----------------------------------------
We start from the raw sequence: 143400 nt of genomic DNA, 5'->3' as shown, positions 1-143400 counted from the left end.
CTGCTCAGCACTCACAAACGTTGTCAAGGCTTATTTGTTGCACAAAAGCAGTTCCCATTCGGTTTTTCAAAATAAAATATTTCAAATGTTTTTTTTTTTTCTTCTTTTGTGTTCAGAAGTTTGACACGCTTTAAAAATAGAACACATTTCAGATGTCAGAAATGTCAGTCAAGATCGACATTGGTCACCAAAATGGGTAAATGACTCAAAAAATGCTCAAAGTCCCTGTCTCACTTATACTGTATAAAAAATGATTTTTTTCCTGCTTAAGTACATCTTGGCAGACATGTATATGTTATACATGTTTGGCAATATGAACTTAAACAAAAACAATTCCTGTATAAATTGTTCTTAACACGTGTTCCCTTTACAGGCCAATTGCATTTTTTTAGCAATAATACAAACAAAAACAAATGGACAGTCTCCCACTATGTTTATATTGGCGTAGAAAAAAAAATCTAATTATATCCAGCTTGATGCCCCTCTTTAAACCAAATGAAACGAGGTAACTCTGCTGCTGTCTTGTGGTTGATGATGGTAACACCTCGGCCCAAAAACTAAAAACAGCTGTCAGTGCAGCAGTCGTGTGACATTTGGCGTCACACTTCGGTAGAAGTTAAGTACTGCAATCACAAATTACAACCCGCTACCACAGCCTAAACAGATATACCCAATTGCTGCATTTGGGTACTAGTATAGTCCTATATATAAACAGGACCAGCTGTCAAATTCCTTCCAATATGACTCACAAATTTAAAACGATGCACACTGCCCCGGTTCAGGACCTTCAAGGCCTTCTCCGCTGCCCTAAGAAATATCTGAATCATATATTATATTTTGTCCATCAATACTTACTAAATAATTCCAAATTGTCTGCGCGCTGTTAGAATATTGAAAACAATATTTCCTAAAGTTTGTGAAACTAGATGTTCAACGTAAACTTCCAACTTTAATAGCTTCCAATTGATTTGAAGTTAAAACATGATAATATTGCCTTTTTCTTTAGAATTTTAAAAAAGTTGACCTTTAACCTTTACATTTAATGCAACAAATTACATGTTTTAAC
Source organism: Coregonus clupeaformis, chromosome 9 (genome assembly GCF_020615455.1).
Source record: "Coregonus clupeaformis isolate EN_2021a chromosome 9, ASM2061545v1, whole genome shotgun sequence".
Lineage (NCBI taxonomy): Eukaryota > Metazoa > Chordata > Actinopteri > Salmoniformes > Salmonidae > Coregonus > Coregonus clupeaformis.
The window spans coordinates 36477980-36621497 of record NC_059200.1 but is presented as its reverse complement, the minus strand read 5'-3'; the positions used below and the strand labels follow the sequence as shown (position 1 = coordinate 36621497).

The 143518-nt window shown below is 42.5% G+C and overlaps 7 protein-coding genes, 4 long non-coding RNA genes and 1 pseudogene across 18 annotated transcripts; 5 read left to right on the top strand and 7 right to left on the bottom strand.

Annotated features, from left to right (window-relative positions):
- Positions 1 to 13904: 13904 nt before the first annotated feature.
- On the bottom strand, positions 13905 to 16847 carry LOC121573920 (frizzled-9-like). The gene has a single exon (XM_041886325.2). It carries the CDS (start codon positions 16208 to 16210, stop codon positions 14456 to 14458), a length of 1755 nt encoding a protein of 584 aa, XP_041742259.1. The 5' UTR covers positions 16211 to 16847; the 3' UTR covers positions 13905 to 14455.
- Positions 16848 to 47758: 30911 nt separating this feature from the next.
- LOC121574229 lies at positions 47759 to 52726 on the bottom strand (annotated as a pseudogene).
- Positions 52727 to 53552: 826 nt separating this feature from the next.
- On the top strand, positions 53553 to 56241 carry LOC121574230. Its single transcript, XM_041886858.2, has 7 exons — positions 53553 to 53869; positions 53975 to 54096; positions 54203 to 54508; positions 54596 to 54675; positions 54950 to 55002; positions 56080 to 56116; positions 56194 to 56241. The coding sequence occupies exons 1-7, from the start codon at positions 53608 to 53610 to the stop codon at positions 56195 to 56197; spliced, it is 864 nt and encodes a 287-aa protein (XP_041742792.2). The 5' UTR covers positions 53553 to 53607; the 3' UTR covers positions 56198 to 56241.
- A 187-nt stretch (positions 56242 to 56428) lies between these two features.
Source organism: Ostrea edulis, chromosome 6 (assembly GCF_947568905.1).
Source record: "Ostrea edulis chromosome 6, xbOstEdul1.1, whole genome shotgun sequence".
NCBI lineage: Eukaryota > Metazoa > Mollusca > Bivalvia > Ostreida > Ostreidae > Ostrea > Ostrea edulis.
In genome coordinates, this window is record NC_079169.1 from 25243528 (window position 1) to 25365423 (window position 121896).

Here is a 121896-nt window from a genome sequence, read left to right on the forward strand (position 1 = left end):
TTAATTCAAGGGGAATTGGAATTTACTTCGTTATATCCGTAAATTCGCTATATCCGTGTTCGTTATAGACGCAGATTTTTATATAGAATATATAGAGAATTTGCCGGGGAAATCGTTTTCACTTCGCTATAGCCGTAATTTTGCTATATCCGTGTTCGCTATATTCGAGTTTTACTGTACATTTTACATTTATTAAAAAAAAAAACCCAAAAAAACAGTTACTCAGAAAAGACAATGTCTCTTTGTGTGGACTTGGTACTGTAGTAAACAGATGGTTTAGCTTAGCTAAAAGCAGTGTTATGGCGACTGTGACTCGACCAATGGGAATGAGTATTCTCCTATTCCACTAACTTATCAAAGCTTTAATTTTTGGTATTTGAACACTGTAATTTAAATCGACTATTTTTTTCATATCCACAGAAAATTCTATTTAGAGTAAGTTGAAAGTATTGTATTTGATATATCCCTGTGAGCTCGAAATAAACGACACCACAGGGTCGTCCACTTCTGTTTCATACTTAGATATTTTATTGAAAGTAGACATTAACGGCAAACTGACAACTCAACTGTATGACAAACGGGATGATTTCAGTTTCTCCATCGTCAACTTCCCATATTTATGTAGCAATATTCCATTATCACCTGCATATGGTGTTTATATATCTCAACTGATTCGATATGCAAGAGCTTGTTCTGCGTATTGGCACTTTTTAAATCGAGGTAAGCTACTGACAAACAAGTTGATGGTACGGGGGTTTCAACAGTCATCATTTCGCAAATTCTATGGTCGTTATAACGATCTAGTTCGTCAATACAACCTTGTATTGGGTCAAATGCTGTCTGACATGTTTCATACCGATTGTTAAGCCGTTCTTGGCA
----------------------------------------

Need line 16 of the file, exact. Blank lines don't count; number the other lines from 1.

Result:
Source organism: Ostrea edulis, chromosome 6 (assembly GCF_947568905.1).